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General Denistry

Bad Breath: Causes and Solutions

Bad Breath

 However, many people are chronically aware of foul-smelling breath that they cannot eliminate by using mints or mouthwash. Because this condition is so common, dentists are accustomed to effectively diagnosing and successfully eliminating most cases.

What is Halitosis?

Bad breath can be temporary, such as the malodor everyone has the first thing in the morning or after eating certain foods. However, halitosis is typically considered a condition of longstanding bad breath caused by a medical or dental condition.

Bad breath is a common condition for males and females that affects more than half of the population. Those with halitosis usually report that it has negative psychological and social impacts on their daily life. For example, bad breath can adversely affect your self-image and diminish your self-confidence. Additionally, the odor of your breath can lead to withdrawal from social interactions and loss of intimate relationships. The magnitude of bad breath’s effect on well-being makes halitosis a serious condition that calls for immediate diagnosis and treatment.

Causes of Bad Breath

Some cases of bad breath are the result of diet. Foods such as durian fruit, loved by celebrity chef Anthony Bourdain, leave your breath so foul that it is banned from hotels in some countries. Likewise, stinky tofu should give you caution before attending a business or social meeting. Other foods such as garlic or sauerkraut offer health advantages that may be worth consuming occasionally as long as you take into account their effect on your breath.

Besides these types of foods there are causes of halitosis that originate from the oral cavity or extraoral sources. Unlike bad breath caused by foods, these cases will not resolve without specific interventions.

Bad Breath Originating From The Oral Cavity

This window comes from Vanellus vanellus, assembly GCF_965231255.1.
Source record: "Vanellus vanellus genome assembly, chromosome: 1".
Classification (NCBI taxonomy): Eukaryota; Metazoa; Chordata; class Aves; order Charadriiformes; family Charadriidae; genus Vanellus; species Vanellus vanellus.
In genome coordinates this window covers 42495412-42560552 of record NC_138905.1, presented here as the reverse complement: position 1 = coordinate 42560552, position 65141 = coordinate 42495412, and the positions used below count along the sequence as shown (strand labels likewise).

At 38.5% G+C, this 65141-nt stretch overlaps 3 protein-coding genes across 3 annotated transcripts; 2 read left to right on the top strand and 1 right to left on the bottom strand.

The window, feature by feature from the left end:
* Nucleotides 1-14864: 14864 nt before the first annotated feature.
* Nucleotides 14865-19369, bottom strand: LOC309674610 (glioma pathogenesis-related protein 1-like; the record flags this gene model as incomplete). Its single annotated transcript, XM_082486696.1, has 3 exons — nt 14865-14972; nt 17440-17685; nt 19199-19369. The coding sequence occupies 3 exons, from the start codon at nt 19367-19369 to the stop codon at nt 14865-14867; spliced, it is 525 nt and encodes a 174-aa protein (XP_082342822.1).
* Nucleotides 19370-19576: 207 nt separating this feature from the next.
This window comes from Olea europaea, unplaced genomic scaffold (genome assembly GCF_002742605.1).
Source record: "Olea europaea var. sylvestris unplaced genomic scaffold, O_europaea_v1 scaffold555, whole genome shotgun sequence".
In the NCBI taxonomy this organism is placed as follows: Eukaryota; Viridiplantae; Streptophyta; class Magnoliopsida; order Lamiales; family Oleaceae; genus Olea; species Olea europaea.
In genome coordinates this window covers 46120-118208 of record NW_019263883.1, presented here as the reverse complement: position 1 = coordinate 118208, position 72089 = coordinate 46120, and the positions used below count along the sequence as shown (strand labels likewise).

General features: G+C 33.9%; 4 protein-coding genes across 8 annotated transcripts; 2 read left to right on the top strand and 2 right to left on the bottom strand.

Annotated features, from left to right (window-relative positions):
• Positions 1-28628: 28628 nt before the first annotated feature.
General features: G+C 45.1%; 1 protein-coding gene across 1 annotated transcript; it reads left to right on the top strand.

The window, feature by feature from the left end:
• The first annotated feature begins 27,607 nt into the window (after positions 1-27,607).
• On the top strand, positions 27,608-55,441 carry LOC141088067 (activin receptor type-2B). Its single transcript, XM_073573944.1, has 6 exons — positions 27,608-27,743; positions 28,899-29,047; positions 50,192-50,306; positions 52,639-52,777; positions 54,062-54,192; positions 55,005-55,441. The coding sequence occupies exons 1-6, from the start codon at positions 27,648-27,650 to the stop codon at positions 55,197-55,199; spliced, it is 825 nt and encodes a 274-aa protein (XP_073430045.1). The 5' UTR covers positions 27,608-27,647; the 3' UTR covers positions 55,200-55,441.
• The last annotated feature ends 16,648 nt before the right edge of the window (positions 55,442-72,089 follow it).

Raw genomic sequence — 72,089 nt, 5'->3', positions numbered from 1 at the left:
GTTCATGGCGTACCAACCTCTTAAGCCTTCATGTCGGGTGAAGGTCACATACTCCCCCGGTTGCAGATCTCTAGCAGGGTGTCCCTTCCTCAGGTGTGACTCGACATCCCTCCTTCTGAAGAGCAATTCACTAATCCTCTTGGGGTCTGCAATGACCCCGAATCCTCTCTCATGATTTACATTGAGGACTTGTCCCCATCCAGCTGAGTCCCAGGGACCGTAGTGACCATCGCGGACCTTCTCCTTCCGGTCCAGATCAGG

The mouth is the source of 90% of cases of bad breath. This is because your mouth provides an optimal environment of warm temperatures and high humidity for the hundreds of species of bacteria to produce odorous compounds. Adding to this complex environment is the challenge of food decomposition without rigorous oral hygiene. The following oral cavity factors can contribute to halitosis:

  • Tooth decay. Tooth decay creates tiny holes in tooth enamel where bacteria can accumulate, destroying the underlying tooth structure. Bacteria that accumulate in these cavities are difficult to remove with brushing and flossing and produce noxious odors. Tooth decay beneath older fillings or crowns can be especially troublesome because of their hidden location. These cavities will require dental radiographs to identify. 
  • Gum disease. Bacteria found in dental plaque cause gum inflammation and produce sulfur compounds that cause bad breath. This breath worsens as periodontal disease progresses and results in a distinctive odor known as perio breath.
  • Dry mouth. Healthy salivary flow is a vital part of optimal oral health. Saliva rids the mouth of decomposed cells found on the tongue, cheeks, and gingiva. It also helps wash away food after eating and acts as a buffer to neutralize dental plaque and the acidity of most people’s diet. Without adequate saliva, bacteria multiply and produce bad breath.